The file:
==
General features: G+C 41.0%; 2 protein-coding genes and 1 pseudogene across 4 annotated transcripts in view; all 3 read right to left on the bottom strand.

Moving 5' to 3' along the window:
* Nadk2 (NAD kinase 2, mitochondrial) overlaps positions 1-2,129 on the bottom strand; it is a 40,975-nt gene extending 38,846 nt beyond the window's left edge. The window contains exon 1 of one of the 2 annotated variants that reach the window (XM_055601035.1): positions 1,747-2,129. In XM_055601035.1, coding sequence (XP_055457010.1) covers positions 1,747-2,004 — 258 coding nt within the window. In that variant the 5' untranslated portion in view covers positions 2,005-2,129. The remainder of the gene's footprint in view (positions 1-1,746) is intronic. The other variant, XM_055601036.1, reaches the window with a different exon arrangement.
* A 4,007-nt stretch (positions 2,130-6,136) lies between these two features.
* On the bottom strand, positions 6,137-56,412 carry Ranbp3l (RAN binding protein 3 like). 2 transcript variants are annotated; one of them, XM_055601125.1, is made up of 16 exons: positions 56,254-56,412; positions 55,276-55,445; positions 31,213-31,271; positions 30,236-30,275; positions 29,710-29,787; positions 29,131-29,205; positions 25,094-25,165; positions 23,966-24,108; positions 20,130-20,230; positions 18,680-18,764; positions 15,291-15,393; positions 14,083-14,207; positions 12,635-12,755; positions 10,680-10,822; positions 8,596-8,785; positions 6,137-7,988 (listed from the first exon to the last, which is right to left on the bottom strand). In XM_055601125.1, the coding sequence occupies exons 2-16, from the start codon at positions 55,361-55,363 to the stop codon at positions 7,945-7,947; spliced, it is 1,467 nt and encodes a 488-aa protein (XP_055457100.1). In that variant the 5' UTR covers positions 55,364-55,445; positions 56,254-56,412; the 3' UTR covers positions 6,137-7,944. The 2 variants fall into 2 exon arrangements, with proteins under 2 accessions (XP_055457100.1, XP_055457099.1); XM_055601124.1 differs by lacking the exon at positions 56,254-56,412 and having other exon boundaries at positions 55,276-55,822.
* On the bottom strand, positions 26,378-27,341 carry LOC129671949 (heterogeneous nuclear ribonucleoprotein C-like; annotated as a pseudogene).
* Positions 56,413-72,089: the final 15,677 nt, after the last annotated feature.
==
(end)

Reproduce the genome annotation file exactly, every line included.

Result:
General features: G+C 41.0%; 2 protein-coding genes and 1 pseudogene across 4 annotated transcripts in view; all 3 read right to left on the bottom strand.

Moving 5' to 3' along the window:
* Nadk2 (NAD kinase 2, mitochondrial) overlaps positions 1-2,129 on the bottom strand; it is a 40,975-nt gene extending 38,846 nt beyond the window's left edge. The window contains exon 1 of one of the 2 annotated variants that reach the window (XM_055601035.1): positions 1,747-2,129. In XM_055601035.1, coding sequence (XP_055457010.1) covers positions 1,747-2,004 — 258 coding nt within the window. In that variant the 5' untranslated portion in view covers positions 2,005-2,129. The remainder of the gene's footprint in view (positions 1-1,746) is intronic. The other variant, XM_055601036.1, reaches the window with a different exon arrangement.
* A 4,007-nt stretch (positions 2,130-6,136) lies between these two features.
* On the bottom strand, positions 6,137-56,412 carry Ranbp3l (RAN binding protein 3 like). 2 transcript variants are annotated; one of them, XM_055601125.1, is made up of 16 exons: positions 56,254-56,412; positions 55,276-55,445; positions 31,213-31,271; positions 30,236-30,275; positions 29,710-29,787; positions 29,131-29,205; positions 25,094-25,165; positions 23,966-24,108; positions 20,130-20,230; positions 18,680-18,764; positions 15,291-15,393; positions 14,083-14,207; positions 12,635-12,755; positions 10,680-10,822; positions 8,596-8,785; positions 6,137-7,988 (listed from the first exon to the last, which is right to left on the bottom strand). In XM_055601125.1, the coding sequence occupies exons 2-16, from the start codon at positions 55,361-55,363 to the stop codon at positions 7,945-7,947; spliced, it is 1,467 nt and encodes a 488-aa protein (XP_055457100.1). In that variant the 5' UTR covers positions 55,364-55,445; positions 56,254-56,412; the 3' UTR covers positions 6,137-7,944. The 2 variants fall into 2 exon arrangements, with proteins under 2 accessions (XP_055457100.1, XP_055457099.1); XM_055601124.1 differs by lacking the exon at positions 56,254-56,412 and having other exon boundaries at positions 55,276-55,822.
* On the bottom strand, positions 26,378-27,341 carry LOC129671949 (heterogeneous nuclear ribonucleoprotein C-like; annotated as a pseudogene).
* Positions 56,413-72,089: the final 15,677 nt, after the last annotated feature.